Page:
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Local Government Act Review: a solution may be on the way for rates exemption headaches

21 Feb 2019

The WA Department of Local Government, Sport and Cultural Industries is considering the future of rates exemptions as part of its review of the Local Government Act 1995 (WA) (the Act).

Rates exemptions are a significant cause for concern for local governments. The law surrounding who is eligible for rates exemptions is not as clear as it could be. Rates are critical to a local government’s revenue stream and any reduction on that revenue can affect its service delivery.

In cases of uncertainty, local governments are often faced with a choice: either to incur costs by defending decisions not to allow rates exemptions in review proceedings, or to miss out on revenue by allowing questionable claims for exemptions. 

CBH and private schools

One class of contentious rates exemptions are those provided to owners or occupiers who do not provide services to the local community. For example, Co-operative Bulk Handling Limited, a grain growers’ cooperative, has a specific exemption under the Act even though it is not a community organisation.

Similarly, private schools are not required to pay rates, even though they only provide services to fee-paying students and not the public at large. Local governments are effectively forced to finance the activities of organisations that the State has determined are sufficiently beneficial to the State as a whole.

Exclusive use for charitable purposes

Rates exemptions for land used exclusively for charitable purposes have also been the subject of concern within the sector. Training arms of industry associations and aged care facilities are entitled to the rates exemptions. For aged care facilities, the exemption even applies if they are charging market rates to its residents.

A recent decision of the State Administrative Tribunal (SAT) has led to a charitable organisation that charged at or above market rate rents to Aboriginal tenants being granted an exemption, finding that it was not necessary to show that the properties were leased at below market rate in order to be charitable.[1]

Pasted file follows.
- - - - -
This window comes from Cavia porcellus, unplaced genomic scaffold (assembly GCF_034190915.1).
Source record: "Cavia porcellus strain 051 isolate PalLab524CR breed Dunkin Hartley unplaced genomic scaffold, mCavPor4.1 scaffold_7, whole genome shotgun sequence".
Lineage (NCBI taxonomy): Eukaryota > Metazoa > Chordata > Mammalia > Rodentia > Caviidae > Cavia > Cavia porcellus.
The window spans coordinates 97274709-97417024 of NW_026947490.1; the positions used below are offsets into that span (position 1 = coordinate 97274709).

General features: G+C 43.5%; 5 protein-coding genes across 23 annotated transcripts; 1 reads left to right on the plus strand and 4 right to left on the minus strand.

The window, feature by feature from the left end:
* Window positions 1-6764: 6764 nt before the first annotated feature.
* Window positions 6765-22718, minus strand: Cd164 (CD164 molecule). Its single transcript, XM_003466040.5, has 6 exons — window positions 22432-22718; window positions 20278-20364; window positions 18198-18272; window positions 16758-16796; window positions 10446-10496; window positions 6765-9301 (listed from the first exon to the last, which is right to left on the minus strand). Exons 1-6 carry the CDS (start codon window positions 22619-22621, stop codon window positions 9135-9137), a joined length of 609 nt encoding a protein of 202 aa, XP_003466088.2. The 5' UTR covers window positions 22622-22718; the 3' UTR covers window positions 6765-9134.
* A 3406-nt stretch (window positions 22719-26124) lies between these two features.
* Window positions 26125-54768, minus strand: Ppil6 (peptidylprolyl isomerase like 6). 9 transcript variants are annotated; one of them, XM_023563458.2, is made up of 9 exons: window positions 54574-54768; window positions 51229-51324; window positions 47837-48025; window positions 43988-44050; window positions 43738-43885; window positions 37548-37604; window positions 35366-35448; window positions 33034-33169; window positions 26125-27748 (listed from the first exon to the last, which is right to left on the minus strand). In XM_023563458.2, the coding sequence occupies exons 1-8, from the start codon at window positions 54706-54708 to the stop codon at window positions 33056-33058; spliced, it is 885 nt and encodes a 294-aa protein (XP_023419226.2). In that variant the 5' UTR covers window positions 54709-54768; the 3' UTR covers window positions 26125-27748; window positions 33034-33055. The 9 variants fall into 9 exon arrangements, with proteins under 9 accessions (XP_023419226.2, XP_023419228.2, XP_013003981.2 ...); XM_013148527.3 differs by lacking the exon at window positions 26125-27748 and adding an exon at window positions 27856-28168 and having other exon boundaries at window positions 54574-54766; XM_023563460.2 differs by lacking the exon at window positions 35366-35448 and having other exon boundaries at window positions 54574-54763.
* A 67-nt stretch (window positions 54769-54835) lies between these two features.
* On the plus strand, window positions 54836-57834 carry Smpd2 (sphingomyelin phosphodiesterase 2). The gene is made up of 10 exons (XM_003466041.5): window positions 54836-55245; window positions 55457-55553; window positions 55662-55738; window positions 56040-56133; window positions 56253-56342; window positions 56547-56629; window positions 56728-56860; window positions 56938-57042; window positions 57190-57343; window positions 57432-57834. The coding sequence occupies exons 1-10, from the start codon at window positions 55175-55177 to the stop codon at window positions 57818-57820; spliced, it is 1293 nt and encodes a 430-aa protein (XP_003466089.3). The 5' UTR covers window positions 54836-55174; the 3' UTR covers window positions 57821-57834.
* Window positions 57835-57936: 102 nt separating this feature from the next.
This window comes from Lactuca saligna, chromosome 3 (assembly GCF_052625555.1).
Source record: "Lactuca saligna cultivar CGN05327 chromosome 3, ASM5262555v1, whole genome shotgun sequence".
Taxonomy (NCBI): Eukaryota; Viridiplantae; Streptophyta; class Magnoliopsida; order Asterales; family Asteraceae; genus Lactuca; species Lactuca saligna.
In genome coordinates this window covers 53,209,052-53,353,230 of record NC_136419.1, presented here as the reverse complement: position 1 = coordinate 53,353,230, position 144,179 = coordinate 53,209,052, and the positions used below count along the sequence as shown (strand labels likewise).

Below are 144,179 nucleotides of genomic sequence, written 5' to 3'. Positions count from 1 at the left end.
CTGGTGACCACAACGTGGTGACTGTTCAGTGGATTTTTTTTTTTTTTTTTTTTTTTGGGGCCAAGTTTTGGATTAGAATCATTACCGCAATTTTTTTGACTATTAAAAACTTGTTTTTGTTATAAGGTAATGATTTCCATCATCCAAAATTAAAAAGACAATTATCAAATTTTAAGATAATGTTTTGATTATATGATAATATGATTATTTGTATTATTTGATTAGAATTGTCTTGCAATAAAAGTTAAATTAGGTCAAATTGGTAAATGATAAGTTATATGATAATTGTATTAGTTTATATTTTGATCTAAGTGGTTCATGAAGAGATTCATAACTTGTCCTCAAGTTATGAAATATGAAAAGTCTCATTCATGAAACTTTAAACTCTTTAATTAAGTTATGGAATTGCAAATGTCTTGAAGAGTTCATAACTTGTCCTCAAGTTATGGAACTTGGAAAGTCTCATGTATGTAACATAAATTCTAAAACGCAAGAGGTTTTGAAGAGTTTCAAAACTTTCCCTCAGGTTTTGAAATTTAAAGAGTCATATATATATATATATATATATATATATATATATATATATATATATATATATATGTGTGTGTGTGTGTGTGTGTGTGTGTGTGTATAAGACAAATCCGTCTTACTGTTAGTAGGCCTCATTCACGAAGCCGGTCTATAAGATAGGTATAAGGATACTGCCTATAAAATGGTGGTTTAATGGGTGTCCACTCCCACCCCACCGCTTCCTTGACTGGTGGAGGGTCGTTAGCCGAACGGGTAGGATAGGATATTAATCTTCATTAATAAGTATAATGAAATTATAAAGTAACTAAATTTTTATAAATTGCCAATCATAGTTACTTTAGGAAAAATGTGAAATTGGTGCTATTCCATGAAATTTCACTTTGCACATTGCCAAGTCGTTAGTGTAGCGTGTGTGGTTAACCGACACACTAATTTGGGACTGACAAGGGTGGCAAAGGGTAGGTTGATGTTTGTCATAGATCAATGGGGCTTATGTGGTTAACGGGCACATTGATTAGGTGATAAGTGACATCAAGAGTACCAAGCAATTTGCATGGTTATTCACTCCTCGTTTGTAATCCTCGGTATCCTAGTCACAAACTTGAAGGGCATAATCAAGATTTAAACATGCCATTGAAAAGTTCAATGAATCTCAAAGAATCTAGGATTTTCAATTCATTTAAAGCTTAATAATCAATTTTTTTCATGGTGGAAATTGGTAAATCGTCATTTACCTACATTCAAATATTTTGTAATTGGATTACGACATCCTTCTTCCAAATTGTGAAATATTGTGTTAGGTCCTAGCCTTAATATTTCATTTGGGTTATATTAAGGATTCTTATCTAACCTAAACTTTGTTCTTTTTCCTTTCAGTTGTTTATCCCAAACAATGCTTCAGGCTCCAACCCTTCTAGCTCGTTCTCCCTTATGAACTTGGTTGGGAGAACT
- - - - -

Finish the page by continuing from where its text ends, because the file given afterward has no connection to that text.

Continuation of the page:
The problem is that ‘charitable purposes’ are not listed in the Act. It is not as simple as whether or not the organisation is charitable itself. The types of charitable purposes at present are derived from judicially decided cases applying the relatively broad categories listed in Statute of Charitable Uses 1601 (Imp) (43 Eliz I, c 4). The outcomes of particular cases can therefore be harder to predict.

Key points

  • Rates exemptions often allow major members of the community to avoid paying rates
  • The law surrounding charitable exemptions is not clear
  • The State government is considering changes in its current review of the Local Government Act 1995.
  • The deadline to make submissions is 31 March 2019

It would be reasonable for local governments to argue that it is more appropriate that the State, rather than local governments, fund concessions granted to charities and community organisations.

However, the State can be expected to resist any such argument to shift cost to itself. One can also imagine that it would be reluctant to give local governments more discretionary power in deciding whether or not to allow a rates exemption.

The solution

The WA State government is presently overseeing reform of the Local Government Act. One of the possible changes being discussed is the abolition of rates exemptions. There is also a possibility that that any reform will give a local government the power to grant concessions to specific landowners at its discretion.

However, if the discretion is not defined carefully and broadly, decisions to favour specific landowners may remain reviewable and local governments will face the same problems as they do today.

“The WA State government is presently considering changes that will abolish rates exemptions”

 

At a minimum, any newly legislated rates exemptions scheme should be supported by a clear category of eligible land uses, or a clear test to determine eligibility. This is one remedy for the present rates exemption headaches.

Conclusion

Local governments should consider lodging submissions in relation to the proposed changes.

Submissions close on 31 March 2019. More information is available on the Department’s website here.

[1] Murchison Region Aboriginal Corporation v Shire of Yalgoo [2018] WASAT 17 (Yalgoo Case)

Contact: Glenn Scott

Download Local Government Act Review a solution may be on the way for rates exemption headaches

Disclaimer: This article contains references to and general summaries of the relevant law and does not constitute legal advice. The law may change and circumstances may differ from reader to reader. Therefore, you should seek legal advice for your specific circumstances.